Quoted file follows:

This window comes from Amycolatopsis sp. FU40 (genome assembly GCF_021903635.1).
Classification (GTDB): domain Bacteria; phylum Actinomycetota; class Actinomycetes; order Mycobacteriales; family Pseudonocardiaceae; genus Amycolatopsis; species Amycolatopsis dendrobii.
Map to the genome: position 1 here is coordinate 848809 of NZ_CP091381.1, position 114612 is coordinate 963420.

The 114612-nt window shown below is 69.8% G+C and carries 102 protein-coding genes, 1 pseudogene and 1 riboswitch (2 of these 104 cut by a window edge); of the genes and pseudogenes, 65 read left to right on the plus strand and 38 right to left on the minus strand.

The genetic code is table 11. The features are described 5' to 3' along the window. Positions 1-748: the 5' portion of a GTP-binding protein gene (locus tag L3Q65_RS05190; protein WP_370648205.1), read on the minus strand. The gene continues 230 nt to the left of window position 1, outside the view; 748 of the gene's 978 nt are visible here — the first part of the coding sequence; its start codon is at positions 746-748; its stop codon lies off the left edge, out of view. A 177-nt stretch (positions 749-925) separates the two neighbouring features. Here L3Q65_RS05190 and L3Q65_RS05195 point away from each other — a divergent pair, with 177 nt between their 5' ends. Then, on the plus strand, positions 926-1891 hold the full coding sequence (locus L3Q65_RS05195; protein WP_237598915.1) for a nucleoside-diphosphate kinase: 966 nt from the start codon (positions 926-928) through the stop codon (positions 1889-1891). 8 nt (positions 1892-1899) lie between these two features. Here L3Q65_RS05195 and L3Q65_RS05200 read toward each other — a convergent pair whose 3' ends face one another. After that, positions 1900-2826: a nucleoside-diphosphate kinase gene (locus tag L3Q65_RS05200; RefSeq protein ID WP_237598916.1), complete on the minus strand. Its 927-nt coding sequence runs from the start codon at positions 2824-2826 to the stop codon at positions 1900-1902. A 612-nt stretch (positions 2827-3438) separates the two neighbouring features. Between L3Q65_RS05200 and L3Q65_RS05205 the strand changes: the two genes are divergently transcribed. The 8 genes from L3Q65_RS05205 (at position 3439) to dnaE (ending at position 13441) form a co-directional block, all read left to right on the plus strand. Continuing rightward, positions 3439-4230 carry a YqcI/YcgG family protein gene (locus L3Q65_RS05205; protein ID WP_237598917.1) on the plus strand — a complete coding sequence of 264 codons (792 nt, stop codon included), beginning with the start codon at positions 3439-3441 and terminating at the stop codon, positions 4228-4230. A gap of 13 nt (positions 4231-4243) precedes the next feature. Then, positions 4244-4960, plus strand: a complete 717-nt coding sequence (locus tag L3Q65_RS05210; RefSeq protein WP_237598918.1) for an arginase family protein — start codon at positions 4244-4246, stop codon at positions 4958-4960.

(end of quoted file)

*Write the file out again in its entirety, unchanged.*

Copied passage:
This window comes from Amycolatopsis sp. FU40 (genome assembly GCF_021903635.1).
Classification (GTDB): domain Bacteria; phylum Actinomycetota; class Actinomycetes; order Mycobacteriales; family Pseudonocardiaceae; genus Amycolatopsis; species Amycolatopsis dendrobii.
Map to the genome: position 1 here is coordinate 848809 of NZ_CP091381.1, position 114612 is coordinate 963420.

The 114612-nt window shown below is 69.8% G+C and carries 102 protein-coding genes, 1 pseudogene and 1 riboswitch (2 of these 104 cut by a window edge); of the genes and pseudogenes, 65 read left to right on the plus strand and 38 right to left on the minus strand.

The genetic code is table 11. The features are described 5' to 3' along the window. Positions 1-748: the 5' portion of a GTP-binding protein gene (locus tag L3Q65_RS05190; protein WP_370648205.1), read on the minus strand. The gene continues 230 nt to the left of window position 1, outside the view; 748 of the gene's 978 nt are visible here — the first part of the coding sequence; its start codon is at positions 746-748; its stop codon lies off the left edge, out of view. A 177-nt stretch (positions 749-925) separates the two neighbouring features. Here L3Q65_RS05190 and L3Q65_RS05195 point away from each other — a divergent pair, with 177 nt between their 5' ends. Then, on the plus strand, positions 926-1891 hold the full coding sequence (locus L3Q65_RS05195; protein WP_237598915.1) for a nucleoside-diphosphate kinase: 966 nt from the start codon (positions 926-928) through the stop codon (positions 1889-1891). 8 nt (positions 1892-1899) lie between these two features. Here L3Q65_RS05195 and L3Q65_RS05200 read toward each other — a convergent pair whose 3' ends face one another. After that, positions 1900-2826: a nucleoside-diphosphate kinase gene (locus tag L3Q65_RS05200; RefSeq protein ID WP_237598916.1), complete on the minus strand. Its 927-nt coding sequence runs from the start codon at positions 2824-2826 to the stop codon at positions 1900-1902. A 612-nt stretch (positions 2827-3438) separates the two neighbouring features. Between L3Q65_RS05200 and L3Q65_RS05205 the strand changes: the two genes are divergently transcribed. The 8 genes from L3Q65_RS05205 (at position 3439) to dnaE (ending at position 13441) form a co-directional block, all read left to right on the plus strand. Continuing rightward, positions 3439-4230 carry a YqcI/YcgG family protein gene (locus L3Q65_RS05205; protein ID WP_237598917.1) on the plus strand — a complete coding sequence of 264 codons (792 nt, stop codon included), beginning with the start codon at positions 3439-3441 and terminating at the stop codon, positions 4228-4230. A gap of 13 nt (positions 4231-4243) precedes the next feature. Then, positions 4244-4960, plus strand: a complete 717-nt coding sequence (locus tag L3Q65_RS05210; RefSeq protein WP_237598918.1) for an arginase family protein — start codon at positions 4244-4246, stop codon at positions 4958-4960.